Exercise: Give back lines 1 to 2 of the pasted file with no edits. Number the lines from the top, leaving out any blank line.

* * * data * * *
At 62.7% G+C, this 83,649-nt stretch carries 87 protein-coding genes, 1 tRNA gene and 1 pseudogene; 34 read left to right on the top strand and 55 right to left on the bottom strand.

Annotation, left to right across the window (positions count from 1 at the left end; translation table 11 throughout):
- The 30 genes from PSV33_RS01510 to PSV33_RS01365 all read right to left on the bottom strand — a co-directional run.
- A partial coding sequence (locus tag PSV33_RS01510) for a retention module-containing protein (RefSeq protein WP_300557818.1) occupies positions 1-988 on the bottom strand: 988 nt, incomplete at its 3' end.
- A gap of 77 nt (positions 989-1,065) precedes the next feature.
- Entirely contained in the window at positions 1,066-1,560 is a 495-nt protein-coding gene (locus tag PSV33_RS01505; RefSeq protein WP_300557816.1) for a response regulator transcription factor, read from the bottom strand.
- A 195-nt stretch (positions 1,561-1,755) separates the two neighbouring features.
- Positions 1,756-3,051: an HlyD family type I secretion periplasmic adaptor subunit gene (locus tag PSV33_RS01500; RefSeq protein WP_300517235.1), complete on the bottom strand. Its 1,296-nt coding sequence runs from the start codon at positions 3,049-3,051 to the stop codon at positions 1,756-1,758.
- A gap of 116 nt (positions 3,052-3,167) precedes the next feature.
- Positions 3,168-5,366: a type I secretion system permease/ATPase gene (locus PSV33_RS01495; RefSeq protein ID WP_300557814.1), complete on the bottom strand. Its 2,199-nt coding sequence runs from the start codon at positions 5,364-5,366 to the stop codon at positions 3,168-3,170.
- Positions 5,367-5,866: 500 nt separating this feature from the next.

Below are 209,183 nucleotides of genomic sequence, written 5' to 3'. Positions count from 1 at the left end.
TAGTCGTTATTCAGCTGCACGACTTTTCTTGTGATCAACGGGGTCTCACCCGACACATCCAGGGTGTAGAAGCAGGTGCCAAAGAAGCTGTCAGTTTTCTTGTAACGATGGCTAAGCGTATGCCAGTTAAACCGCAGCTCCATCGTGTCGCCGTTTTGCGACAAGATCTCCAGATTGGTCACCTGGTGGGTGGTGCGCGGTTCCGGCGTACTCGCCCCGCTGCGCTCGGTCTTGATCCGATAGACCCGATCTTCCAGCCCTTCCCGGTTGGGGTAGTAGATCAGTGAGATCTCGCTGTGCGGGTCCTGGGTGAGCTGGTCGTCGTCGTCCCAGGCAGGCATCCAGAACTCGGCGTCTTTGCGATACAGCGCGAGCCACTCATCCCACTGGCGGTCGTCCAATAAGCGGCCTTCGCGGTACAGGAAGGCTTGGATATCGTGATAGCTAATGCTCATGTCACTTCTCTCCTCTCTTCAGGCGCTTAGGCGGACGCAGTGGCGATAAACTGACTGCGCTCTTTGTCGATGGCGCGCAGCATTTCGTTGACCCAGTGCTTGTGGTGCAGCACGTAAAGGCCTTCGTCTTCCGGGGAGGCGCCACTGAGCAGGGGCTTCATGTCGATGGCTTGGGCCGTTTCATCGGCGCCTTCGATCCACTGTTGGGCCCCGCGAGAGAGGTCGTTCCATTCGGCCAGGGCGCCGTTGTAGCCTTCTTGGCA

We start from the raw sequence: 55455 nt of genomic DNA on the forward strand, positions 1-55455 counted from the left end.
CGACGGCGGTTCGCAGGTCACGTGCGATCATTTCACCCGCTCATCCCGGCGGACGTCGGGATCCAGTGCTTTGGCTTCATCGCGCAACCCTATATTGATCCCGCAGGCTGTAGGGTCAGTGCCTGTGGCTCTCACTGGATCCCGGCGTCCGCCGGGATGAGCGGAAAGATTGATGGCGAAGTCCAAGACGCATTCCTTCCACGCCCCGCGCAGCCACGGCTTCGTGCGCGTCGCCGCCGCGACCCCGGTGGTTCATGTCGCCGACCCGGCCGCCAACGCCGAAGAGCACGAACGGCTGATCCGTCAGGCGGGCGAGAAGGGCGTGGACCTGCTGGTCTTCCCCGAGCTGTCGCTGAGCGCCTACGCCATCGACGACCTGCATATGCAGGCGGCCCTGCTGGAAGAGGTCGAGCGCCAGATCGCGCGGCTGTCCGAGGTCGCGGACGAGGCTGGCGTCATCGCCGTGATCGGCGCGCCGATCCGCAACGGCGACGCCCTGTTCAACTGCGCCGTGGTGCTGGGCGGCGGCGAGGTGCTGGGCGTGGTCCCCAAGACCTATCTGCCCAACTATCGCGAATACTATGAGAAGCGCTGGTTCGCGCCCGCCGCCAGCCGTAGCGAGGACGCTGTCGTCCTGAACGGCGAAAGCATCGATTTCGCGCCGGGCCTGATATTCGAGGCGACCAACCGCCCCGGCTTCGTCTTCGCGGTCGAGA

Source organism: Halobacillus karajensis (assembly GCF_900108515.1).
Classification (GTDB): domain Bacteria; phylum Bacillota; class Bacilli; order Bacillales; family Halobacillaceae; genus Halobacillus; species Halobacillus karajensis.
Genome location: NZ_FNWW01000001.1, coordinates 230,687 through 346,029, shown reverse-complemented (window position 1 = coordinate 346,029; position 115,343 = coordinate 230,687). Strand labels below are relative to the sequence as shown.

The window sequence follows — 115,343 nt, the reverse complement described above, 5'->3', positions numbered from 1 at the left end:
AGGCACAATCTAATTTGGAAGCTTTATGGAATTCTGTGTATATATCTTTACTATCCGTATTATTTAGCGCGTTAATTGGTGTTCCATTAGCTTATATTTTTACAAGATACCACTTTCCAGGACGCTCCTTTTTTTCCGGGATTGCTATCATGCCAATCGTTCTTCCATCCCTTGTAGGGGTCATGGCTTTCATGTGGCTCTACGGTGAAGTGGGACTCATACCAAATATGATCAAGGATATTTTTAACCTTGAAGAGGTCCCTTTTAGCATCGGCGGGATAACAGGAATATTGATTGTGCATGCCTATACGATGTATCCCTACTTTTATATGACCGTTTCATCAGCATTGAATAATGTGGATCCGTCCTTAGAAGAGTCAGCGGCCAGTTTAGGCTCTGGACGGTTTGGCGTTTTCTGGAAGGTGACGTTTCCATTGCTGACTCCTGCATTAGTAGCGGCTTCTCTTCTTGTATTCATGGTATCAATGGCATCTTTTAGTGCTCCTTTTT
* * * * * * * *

At 62.7% G+C, this 83,649-nt stretch carries 87 protein-coding genes, 1 tRNA gene and 1 pseudogene; 34 read left to right on the top strand and 55 right to left on the bottom strand.

Annotation, left to right across the window (positions count from 1 at the left end; translation table 11 throughout):